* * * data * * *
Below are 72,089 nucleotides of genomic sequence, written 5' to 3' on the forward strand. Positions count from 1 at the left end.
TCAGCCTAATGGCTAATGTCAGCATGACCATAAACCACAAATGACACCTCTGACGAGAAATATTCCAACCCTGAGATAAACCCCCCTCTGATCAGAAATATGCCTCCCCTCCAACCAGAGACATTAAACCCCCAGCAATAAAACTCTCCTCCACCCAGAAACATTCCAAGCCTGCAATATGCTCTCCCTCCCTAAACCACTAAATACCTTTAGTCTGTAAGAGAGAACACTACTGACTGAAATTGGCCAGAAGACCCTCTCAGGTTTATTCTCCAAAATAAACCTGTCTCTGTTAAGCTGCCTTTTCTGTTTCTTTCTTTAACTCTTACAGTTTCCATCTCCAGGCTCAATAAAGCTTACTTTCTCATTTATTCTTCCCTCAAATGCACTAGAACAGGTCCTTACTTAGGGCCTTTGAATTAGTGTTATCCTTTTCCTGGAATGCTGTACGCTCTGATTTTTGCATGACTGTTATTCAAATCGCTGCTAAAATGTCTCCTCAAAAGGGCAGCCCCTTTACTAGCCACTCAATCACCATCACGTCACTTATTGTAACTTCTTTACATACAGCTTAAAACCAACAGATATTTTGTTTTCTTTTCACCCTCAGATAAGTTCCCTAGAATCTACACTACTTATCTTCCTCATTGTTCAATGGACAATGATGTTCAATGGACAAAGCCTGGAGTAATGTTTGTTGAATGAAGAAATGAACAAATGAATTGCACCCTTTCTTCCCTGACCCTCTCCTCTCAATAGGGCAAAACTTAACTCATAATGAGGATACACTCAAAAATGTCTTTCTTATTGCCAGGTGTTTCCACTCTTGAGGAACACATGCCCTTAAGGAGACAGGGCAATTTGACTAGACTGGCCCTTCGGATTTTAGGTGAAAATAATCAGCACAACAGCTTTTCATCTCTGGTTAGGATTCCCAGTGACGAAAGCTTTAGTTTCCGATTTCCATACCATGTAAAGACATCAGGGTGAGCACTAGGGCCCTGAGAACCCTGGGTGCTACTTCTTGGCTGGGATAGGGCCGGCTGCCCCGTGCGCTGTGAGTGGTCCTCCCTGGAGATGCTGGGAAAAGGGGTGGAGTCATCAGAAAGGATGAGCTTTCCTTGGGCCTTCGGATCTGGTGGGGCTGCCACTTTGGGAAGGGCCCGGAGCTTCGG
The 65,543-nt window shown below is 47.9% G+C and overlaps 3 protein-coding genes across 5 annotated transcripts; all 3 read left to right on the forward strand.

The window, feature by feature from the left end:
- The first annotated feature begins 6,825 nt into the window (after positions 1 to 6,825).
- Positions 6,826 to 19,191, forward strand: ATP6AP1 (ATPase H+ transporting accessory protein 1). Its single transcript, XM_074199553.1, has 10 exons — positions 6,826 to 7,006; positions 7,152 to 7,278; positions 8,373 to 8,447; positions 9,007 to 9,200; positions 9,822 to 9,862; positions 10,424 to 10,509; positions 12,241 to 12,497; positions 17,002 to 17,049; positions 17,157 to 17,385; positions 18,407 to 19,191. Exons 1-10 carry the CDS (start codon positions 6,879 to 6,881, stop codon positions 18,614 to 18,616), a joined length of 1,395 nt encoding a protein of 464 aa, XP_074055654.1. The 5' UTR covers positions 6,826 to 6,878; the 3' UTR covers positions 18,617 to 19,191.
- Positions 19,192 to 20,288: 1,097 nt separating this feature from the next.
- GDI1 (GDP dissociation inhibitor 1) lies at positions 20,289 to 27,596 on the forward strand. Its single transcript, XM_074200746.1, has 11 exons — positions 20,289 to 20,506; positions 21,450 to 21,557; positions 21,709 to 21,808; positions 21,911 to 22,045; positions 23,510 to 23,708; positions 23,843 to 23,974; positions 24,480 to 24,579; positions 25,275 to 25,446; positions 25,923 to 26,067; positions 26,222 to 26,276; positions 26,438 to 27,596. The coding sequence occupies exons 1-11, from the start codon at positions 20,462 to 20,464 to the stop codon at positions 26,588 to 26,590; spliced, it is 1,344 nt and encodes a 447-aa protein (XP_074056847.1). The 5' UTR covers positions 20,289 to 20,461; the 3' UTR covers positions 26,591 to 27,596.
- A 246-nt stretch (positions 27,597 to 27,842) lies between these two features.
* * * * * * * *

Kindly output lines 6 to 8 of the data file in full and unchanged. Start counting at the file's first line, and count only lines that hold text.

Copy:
- Positions 6,826 to 19,191, forward strand: ATP6AP1 (ATPase H+ transporting accessory protein 1). Its single transcript, XM_074199553.1, has 10 exons — positions 6,826 to 7,006; positions 7,152 to 7,278; positions 8,373 to 8,447; positions 9,007 to 9,200; positions 9,822 to 9,862; positions 10,424 to 10,509; positions 12,241 to 12,497; positions 17,002 to 17,049; positions 17,157 to 17,385; positions 18,407 to 19,191. Exons 1-10 carry the CDS (start codon positions 6,879 to 6,881, stop codon positions 18,614 to 18,616), a joined length of 1,395 nt encoding a protein of 464 aa, XP_074055654.1. The 5' UTR covers positions 6,826 to 6,878; the 3' UTR covers positions 18,617 to 19,191.
- Positions 19,192 to 20,288: 1,097 nt separating this feature from the next.
- GDI1 (GDP dissociation inhibitor 1) lies at positions 20,289 to 27,596 on the forward strand. Its single transcript, XM_074200746.1, has 11 exons — positions 20,289 to 20,506; positions 21,450 to 21,557; positions 21,709 to 21,808; positions 21,911 to 22,045; positions 23,510 to 23,708; positions 23,843 to 23,974; positions 24,480 to 24,579; positions 25,275 to 25,446; positions 25,923 to 26,067; positions 26,222 to 26,276; positions 26,438 to 27,596. The coding sequence occupies exons 1-11, from the start codon at positions 20,462 to 20,464 to the stop codon at positions 26,588 to 26,590; spliced, it is 1,344 nt and encodes a 447-aa protein (XP_074056847.1). The 5' UTR covers positions 20,289 to 20,461; the 3' UTR covers positions 26,591 to 27,596.